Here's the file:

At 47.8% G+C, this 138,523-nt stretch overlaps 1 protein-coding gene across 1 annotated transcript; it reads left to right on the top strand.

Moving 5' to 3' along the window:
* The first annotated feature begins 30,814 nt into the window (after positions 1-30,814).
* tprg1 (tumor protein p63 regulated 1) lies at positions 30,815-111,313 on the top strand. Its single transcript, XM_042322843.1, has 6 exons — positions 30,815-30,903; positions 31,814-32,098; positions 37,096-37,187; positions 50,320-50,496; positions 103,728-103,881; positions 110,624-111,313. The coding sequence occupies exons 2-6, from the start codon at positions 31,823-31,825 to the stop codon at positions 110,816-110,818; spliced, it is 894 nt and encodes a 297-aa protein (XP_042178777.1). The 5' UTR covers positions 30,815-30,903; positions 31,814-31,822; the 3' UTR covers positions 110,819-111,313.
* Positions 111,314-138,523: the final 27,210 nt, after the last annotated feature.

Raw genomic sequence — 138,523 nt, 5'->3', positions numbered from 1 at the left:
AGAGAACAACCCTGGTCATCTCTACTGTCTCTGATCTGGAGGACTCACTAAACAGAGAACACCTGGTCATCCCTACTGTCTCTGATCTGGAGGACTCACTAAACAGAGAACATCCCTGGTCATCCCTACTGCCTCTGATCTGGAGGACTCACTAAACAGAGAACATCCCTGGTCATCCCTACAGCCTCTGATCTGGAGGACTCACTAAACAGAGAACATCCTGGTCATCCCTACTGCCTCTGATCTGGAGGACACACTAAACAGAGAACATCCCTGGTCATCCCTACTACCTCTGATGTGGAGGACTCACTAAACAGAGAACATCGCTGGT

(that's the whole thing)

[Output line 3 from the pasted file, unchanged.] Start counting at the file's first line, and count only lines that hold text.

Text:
* The first annotated feature begins 30,814 nt into the window (after positions 1-30,814).